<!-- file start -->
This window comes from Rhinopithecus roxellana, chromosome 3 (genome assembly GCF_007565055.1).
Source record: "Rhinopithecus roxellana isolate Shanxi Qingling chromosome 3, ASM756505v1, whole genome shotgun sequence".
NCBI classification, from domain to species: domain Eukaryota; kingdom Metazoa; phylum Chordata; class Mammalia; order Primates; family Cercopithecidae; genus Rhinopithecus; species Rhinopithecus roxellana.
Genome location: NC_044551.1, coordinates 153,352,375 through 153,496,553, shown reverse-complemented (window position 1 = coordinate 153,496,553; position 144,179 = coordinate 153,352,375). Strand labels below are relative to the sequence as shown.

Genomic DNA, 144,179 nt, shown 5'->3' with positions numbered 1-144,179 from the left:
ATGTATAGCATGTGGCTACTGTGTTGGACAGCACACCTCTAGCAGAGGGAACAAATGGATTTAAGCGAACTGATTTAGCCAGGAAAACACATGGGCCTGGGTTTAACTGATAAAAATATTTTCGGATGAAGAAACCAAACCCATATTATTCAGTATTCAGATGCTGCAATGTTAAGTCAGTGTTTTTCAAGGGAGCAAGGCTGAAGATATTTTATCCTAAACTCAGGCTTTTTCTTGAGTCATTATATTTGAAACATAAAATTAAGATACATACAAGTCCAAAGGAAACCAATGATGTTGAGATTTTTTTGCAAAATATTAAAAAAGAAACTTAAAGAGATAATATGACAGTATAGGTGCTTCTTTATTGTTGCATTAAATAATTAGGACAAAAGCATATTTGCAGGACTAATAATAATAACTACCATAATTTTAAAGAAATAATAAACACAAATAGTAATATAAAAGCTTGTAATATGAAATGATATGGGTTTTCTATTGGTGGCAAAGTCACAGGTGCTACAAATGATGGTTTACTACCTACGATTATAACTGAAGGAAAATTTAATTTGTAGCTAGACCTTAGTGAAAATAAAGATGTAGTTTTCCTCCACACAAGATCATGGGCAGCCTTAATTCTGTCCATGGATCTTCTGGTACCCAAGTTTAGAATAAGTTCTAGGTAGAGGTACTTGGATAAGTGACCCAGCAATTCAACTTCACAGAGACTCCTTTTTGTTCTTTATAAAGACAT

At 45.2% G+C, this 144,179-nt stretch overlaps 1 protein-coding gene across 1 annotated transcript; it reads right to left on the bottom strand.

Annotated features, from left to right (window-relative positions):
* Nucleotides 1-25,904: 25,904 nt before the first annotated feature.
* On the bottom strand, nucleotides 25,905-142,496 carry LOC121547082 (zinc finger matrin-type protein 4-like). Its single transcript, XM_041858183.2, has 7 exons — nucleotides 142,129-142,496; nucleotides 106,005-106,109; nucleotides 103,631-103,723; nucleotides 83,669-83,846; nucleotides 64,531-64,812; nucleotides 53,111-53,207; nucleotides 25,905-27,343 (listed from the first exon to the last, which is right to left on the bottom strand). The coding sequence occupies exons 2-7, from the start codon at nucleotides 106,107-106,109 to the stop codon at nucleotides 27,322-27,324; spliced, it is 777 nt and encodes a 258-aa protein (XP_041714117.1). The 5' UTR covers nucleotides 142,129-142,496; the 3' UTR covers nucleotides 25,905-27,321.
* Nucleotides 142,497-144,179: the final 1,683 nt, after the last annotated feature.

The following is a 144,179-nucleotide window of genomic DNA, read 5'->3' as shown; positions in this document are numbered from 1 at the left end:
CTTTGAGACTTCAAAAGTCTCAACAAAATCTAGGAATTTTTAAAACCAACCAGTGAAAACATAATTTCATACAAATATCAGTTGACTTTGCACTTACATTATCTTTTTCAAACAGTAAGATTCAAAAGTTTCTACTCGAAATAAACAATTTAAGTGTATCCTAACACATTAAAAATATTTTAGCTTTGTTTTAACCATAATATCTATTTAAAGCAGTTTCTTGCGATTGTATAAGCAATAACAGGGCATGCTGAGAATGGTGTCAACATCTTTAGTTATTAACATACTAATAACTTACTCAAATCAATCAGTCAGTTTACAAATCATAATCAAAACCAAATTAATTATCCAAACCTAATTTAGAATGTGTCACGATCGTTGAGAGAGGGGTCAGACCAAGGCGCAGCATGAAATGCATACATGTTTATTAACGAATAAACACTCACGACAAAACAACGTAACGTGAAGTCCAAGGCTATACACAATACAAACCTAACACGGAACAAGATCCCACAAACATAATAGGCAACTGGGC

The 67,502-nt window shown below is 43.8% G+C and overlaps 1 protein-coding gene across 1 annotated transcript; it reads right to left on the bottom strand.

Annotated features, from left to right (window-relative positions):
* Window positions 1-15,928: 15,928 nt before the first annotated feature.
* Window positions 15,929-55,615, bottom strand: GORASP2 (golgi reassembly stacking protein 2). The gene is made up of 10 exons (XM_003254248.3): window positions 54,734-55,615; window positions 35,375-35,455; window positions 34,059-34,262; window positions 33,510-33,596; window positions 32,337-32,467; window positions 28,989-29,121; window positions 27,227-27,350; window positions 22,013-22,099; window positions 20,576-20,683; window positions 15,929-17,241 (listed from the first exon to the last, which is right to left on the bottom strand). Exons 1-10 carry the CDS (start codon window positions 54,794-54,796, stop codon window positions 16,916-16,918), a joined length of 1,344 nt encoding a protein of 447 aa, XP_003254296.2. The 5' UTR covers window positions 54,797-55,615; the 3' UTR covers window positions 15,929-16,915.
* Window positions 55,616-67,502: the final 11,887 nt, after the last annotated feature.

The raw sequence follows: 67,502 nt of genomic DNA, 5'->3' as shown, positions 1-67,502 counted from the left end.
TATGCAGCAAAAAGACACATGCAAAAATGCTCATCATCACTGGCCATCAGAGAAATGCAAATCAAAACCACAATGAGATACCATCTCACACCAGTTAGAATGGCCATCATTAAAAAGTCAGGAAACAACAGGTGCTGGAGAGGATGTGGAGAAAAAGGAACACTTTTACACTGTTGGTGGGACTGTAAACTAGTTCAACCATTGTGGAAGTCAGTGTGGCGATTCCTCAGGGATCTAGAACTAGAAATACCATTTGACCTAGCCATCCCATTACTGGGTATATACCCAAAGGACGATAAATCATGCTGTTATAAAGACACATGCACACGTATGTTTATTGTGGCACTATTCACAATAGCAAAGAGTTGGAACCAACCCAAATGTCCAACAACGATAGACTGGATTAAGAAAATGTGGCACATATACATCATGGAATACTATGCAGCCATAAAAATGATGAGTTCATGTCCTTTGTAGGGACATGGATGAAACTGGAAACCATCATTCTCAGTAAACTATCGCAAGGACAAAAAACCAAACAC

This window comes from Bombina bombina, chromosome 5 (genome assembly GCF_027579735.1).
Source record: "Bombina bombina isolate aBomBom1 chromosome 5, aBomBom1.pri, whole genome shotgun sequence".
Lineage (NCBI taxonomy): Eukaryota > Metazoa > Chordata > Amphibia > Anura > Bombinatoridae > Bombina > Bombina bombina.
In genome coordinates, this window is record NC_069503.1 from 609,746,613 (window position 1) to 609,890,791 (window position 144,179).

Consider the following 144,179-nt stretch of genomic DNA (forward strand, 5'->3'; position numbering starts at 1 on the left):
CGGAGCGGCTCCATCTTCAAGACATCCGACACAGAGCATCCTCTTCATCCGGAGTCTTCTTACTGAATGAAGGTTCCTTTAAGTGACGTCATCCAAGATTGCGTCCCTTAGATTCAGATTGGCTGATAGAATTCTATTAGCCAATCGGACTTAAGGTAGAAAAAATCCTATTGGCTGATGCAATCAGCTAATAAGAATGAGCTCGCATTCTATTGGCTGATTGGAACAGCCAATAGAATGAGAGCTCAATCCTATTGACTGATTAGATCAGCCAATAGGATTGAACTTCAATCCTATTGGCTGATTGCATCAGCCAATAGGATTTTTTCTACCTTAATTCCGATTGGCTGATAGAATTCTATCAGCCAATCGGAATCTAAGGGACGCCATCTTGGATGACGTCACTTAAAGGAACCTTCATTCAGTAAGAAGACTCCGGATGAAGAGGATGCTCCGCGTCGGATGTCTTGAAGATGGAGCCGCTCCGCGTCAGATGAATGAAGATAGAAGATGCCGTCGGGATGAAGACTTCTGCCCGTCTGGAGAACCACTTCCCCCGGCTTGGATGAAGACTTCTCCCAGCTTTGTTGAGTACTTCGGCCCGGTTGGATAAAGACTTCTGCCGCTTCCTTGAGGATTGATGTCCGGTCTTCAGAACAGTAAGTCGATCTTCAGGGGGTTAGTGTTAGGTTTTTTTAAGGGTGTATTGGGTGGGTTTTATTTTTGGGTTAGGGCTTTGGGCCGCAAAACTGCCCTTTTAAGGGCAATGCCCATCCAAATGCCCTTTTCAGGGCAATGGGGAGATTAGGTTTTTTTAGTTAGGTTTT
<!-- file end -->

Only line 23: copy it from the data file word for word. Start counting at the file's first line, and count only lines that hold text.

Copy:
Lineage (NCBI taxonomy): Eukaryota > Metazoa > Chordata > Amphibia > Anura > Bombinatoridae > Bombina > Bombina bombina.